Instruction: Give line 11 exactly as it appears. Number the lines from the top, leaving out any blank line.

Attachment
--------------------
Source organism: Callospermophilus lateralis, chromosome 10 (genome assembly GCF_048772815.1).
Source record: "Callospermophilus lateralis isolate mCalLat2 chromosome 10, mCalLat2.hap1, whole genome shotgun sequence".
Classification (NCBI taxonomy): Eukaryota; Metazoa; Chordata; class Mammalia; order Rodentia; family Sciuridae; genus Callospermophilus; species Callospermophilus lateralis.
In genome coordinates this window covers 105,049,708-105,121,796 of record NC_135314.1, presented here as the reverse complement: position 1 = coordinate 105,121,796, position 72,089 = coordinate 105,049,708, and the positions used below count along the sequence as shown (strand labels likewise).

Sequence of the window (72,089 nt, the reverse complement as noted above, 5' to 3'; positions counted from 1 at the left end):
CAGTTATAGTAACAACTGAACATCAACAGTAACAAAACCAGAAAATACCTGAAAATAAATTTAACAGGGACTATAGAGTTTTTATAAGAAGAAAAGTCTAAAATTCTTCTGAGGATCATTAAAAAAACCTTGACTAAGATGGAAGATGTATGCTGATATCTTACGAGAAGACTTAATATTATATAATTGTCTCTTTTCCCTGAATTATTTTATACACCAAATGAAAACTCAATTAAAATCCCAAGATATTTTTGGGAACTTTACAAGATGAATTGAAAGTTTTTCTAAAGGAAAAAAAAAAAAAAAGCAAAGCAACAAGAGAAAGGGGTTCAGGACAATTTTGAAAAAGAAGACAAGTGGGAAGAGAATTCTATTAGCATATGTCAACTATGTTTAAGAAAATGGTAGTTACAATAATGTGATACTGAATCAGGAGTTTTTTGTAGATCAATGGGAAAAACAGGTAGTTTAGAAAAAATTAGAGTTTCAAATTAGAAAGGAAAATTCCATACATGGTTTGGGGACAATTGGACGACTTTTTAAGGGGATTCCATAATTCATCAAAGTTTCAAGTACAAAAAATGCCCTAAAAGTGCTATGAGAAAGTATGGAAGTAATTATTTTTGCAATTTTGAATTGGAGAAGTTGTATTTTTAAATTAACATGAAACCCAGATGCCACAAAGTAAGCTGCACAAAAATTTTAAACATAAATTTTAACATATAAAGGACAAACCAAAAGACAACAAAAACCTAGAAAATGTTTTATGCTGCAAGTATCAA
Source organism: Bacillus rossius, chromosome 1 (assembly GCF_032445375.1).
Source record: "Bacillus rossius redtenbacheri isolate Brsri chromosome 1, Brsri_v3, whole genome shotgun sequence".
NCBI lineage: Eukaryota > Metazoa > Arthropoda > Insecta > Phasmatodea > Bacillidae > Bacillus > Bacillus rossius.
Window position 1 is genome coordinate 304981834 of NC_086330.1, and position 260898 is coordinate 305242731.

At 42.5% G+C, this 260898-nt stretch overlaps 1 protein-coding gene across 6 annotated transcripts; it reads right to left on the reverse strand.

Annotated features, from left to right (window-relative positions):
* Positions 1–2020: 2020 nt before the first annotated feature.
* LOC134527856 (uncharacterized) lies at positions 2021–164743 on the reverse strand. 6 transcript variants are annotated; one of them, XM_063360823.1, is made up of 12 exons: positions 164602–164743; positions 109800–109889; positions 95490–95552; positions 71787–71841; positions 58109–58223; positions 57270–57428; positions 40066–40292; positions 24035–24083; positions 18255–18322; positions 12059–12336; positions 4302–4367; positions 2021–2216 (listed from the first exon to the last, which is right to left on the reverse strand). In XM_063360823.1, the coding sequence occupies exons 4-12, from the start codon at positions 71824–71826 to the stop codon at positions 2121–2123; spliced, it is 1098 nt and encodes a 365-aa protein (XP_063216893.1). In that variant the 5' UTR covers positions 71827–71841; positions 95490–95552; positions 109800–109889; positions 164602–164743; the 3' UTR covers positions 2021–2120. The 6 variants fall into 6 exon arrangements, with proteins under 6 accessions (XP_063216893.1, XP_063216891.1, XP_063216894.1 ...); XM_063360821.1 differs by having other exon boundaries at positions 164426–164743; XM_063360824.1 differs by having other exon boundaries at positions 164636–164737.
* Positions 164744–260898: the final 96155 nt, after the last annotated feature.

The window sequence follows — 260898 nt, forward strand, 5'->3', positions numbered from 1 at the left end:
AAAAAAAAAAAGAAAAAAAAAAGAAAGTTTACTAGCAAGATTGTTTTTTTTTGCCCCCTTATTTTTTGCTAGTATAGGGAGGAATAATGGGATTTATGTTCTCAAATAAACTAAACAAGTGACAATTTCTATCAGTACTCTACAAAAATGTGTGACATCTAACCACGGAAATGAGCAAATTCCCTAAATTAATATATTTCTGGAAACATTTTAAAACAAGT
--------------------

At 42.5% G+C, this 260898-nt stretch overlaps 1 protein-coding gene across 6 annotated transcripts; it reads right to left on the reverse strand.